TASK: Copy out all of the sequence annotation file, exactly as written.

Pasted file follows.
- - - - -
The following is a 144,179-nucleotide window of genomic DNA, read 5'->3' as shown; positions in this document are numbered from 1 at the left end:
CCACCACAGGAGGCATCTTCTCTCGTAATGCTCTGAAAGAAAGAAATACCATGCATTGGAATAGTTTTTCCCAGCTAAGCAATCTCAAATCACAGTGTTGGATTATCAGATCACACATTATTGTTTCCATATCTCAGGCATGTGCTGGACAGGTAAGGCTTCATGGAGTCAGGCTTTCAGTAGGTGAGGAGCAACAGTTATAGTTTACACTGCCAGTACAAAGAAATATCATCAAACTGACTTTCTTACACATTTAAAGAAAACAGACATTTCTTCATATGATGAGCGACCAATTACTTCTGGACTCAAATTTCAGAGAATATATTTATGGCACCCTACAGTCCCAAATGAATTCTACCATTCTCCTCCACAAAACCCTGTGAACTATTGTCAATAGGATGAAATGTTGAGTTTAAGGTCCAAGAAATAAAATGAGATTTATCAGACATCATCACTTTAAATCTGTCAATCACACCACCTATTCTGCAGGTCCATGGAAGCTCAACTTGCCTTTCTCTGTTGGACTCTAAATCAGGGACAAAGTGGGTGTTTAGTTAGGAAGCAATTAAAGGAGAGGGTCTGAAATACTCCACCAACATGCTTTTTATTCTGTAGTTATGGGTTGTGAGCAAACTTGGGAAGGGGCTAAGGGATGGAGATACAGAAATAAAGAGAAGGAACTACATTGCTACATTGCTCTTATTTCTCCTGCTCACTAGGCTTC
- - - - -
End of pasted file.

The following is a 144,179-nucleotide window of genomic DNA, read 5'->3' as shown; positions in this document are numbered from 1 at the left end:
CCACCACAGGAGGCATCTTCTCTCGTAATGCTCTGAAAGAAAGAAATACCATGCATTGGAATAGTTTTTCCCAGCTAAGCAATCTCAAATCACAGTGTTGGATTATCAGATCACACATTATTGTTTCCATATCTCAGGCATGTGCTGGACAGGTAAGGCTTCATGGAGTCAGGCTTTCAGTAGGTGAGGAGCAACAGTTATAGTTTACACTGCCAGTACAAAGAAATATCATCAAACTGACTTTCTTACACATTTAAAGAAAACAGACATTTCTTCATATGATGAGCGACCAATTACTTCTGGACTCAAATTTCAGAGAATATATTTATGGCACCCTACAGTCCCAAATGAATTCTACCATTCTCCTCCACAAAACCCTGTGAACTATTGTCAATAGGATGAAATGTTGAGTTTAAGGTCCAAGAAATAAAATGAGATTTATCAGACATCATCACTTTAAATCTGTCAATCACACCACCTATTCTGCAGGTCCATGGAAGCTCAACTTGCCTTTCTCTGTTGGACTCTAAATCAGGGACAAAGTGGGTGTTTAGTTAGGAAGCAATTAAAGGAGAGGGTCTGAAATACTCCACCAACATGCTTTTTATTCTGTAGTTATGGGTTGTGAGCAAACTTGGGAAGGGGCTAAGGGATGGAGATACAGAAATAAAGAGAAGGAACTACATTGCTACATTGCTCTTATTTCTCCTGCTCACTAGGCTTC